I’ve never been a fan of round numbers. They feel too perfect, almost fake. And even though last year was a perfectly round number of a birthday, it came after a less-than-perfect year.
I’ve come to believe all things balance out if you give it enough time, nothing stays the same and I’ve come to a place where I don’t want it to. I look forward to change–not for the sake of stirring sh-t up–but to progress and become better, get to the next iteration.
It’s hard to believe that October is already here. I find the rest of the year always goes so fast after Halloween. This past year I decided to forgo many of the usual get-togethers and celebrations I have held in the past to focus on more personal matters.
I have posted less, trying to focus on quality not quantity; what has been happening in my life has had a lasting and permanent impact on my life, so that influenced my writing and point-of-view, prompting me to adjust the look, feel of my site a few months ago and resolve to a new site mantra: today is a gift, that’s why it is called the present.
So the in honor of Mental Health Awareness Week—a cause near and dear to me—I have added a new page, an Awareness Calendar, listing all (or many) of the days, weeks and months dedicated to social advocacy and social responsibly for a variety of causes. This lives in a new section called Resources where Anniversaries, Birthstones and annual Holidays still reside and new ones may surface (stay tuned).
Not everyone is going to like you. *They* say that’s true. That’s the lesson we learn in early childhood at the sandbox, on the playground, when the birthday party invitations come (or don’t).
You can’t please everyone.
Same idea, different packaging when justifying life choices to family, maybe satisfying coworkers or bosses, how you dress, who you love, where you live… those decisions will not always get the approval of everyone all the time.
My daughter was almost two when I became pregnant with my son. She was curious and fiery, sassy and sharp, creative and snuggly, and (although I may be biased) strikingly beautiful with her fair porcelain complexion that could sprinkle with freckles in even a drop of sunlight, red curls framing her face and hazel blue eyes.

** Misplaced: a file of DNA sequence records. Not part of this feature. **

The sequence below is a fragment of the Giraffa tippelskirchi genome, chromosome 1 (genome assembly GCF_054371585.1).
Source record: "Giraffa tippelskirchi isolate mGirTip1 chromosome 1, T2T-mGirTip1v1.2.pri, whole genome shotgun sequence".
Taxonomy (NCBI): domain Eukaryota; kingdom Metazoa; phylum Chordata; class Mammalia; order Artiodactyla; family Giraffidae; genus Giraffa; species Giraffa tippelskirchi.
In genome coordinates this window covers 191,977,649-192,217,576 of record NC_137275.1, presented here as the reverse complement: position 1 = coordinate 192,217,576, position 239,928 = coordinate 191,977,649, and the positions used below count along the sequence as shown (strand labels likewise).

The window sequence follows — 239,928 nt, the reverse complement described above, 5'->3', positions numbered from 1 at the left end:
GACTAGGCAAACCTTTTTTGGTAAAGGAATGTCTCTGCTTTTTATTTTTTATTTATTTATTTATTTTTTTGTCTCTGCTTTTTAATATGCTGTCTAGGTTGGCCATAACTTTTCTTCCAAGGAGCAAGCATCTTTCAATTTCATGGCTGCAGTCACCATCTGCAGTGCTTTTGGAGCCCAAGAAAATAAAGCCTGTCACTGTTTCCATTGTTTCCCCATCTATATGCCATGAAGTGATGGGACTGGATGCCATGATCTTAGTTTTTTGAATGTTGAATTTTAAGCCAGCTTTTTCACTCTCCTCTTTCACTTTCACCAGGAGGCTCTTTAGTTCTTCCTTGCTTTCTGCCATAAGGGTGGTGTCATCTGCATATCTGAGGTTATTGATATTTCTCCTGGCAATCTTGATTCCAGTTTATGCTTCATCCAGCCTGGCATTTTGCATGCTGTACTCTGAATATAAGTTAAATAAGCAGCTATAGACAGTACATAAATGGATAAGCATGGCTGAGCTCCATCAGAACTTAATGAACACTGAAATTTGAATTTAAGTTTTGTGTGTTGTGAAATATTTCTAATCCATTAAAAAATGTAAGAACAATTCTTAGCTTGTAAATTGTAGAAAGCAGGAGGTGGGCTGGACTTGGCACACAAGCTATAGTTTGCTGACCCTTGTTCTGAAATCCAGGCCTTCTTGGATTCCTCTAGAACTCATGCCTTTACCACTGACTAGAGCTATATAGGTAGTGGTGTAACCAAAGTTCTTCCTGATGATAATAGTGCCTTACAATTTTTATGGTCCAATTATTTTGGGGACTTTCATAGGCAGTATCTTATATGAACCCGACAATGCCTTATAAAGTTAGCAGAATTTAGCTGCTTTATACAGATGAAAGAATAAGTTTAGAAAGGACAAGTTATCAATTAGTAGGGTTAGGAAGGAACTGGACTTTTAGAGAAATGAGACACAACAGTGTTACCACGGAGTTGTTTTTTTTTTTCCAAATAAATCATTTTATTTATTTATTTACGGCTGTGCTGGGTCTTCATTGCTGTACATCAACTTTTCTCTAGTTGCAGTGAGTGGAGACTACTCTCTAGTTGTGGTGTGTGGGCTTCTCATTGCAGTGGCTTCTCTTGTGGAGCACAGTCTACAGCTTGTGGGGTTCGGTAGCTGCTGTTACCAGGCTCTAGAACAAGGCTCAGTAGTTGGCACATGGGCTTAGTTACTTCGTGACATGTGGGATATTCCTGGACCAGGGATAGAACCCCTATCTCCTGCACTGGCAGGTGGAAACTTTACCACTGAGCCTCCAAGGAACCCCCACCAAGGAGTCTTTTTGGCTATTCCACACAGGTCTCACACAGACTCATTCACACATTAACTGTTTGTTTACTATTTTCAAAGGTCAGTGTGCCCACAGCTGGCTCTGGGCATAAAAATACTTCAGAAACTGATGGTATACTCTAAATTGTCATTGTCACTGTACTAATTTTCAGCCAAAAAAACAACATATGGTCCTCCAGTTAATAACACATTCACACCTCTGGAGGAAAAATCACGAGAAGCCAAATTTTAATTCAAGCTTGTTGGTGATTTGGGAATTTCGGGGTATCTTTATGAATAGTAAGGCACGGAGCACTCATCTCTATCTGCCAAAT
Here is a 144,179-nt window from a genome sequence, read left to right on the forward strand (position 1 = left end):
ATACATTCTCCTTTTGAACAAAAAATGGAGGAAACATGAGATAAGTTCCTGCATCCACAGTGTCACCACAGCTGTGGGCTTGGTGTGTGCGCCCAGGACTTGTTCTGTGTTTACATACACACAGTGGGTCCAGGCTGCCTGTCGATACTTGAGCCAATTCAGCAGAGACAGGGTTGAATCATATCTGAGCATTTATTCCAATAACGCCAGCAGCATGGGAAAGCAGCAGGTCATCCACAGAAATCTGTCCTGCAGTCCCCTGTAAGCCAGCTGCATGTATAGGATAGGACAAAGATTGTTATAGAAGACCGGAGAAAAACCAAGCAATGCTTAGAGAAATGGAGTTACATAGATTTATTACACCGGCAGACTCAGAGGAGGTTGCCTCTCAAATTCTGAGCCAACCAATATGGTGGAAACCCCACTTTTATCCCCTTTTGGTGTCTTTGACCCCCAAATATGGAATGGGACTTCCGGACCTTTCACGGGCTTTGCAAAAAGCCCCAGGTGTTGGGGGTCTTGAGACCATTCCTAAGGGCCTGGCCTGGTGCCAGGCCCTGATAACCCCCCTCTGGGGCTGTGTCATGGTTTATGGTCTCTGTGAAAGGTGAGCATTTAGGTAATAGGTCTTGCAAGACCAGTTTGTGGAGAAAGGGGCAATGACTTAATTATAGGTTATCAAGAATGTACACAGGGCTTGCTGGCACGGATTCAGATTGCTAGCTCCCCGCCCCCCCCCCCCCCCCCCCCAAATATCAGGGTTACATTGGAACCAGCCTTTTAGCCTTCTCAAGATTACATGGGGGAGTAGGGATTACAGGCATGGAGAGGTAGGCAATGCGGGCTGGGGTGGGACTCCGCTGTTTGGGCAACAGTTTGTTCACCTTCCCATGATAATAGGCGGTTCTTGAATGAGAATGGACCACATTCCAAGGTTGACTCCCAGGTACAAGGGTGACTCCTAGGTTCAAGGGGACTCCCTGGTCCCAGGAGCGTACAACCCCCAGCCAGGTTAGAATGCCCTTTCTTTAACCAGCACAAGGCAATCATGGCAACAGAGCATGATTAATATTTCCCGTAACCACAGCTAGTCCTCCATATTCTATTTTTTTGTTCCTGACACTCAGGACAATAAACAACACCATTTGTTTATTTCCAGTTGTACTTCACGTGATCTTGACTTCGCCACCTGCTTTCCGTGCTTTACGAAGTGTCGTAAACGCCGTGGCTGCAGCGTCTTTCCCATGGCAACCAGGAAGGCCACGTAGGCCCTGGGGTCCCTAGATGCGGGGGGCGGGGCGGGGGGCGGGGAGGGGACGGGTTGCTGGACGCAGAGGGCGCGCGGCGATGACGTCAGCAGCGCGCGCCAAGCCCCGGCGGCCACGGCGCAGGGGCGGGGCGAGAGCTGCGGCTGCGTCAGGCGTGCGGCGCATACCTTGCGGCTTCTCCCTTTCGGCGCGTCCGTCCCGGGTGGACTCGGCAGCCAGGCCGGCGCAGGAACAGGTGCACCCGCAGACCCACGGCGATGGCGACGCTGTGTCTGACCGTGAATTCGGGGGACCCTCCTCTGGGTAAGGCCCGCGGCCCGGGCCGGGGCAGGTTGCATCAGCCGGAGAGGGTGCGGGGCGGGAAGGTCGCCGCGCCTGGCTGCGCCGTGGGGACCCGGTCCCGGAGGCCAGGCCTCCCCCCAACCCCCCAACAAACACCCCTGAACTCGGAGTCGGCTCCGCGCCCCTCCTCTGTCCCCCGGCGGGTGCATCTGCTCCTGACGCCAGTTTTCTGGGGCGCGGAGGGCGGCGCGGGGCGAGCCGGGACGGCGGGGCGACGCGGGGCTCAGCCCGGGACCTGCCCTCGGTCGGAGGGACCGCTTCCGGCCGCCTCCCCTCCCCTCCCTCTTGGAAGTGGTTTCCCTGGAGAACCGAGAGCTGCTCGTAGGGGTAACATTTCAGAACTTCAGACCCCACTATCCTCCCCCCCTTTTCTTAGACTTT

All of these things were glorious. But my very favorite thing about my daughter is her kindness and her compassion (now I’m not saying all day, everyday–she is still human–and her brother may dispute this claim, but when it happens it is truly spectacular).
When my son arrived, it was earlier than expected, almost six weeks in fact. So my then-husband and I were in a bit of a scramble the morning I went into labor. We had not planned for his arrival this early… What to do with the baby (our daughter, in this case), so I was off to the hospital solo. And as I left the apartment, I could hear her crying “mama” as I entered the elevator.
One year, I think it was when I turned five, I remember waking up and running to the easel standing in my bedroom and drawing a flower with crayons. Armed with the certainty that because I went to sleep a four-year-old and woke up a much savvier five, I would craft a more perfect, more precise flower. That drawing, framed and dated, would hang in my mothers’ hallway for years.
So now, on the cusp of 40, I am not going to wait until the morning of my birthday to feel older and wiser. I am in a reflective mood and decided to start to ponder what I have learned over the last four decades, and I chose (appropriately) 40 things. I wasn’t totally sure I could come up with that many things worthy of note–perhaps not all are to everyone–but they have special meaning to me.
So, for those who care to partake, the 40 most meaningful things I’ve learned in the last 40 years. Maybe I’ll come up with a completely different set by 50.
It’s hard to string words together.
I feel like I’m experiencing some form of creative atrophy.
Like the words can’t come to my fingertips.
Like if I simply don’t type them, perhaps it’s not real.
Ok, here’s what’s real.
In exactly 250 days I will turn 40 years old.
I didn’t expect the idea of 40 to feel different than, say 38 or 39 (and perhaps it won’t when it finally gets here) but right now the idea of a new decade seems substantial in a way the others didn’t. Here’s what I mean: I built my thirties around the idea of wanting more–more recreational time and friends (why couldn’t I aspire to “have it all”?), maybe more babies (upon further consideration that was nixed), more career and money, more and more…
This is the longest spate I’ve not posted on my blog. It’s so funny, the reason I usually stop writing is not lack of ideas or things to say, but too much to say. It becomes overwhelming and I don’t know where to start. Much has happened already this year, some I have shared and some I don’t, well, know where to start… Some seems almost moot now. I sent my kids to camp: baseball, theater and technology (yes, technology). We were all pretty busy, so no vacations were planned although we did go on a few day trips: Coney Island, the Ripley’s Museum and Madame Tussaud’s.
But the crux of my summer boils down into better understanding three primary themes: Forgiveness, Authenticity and Faith.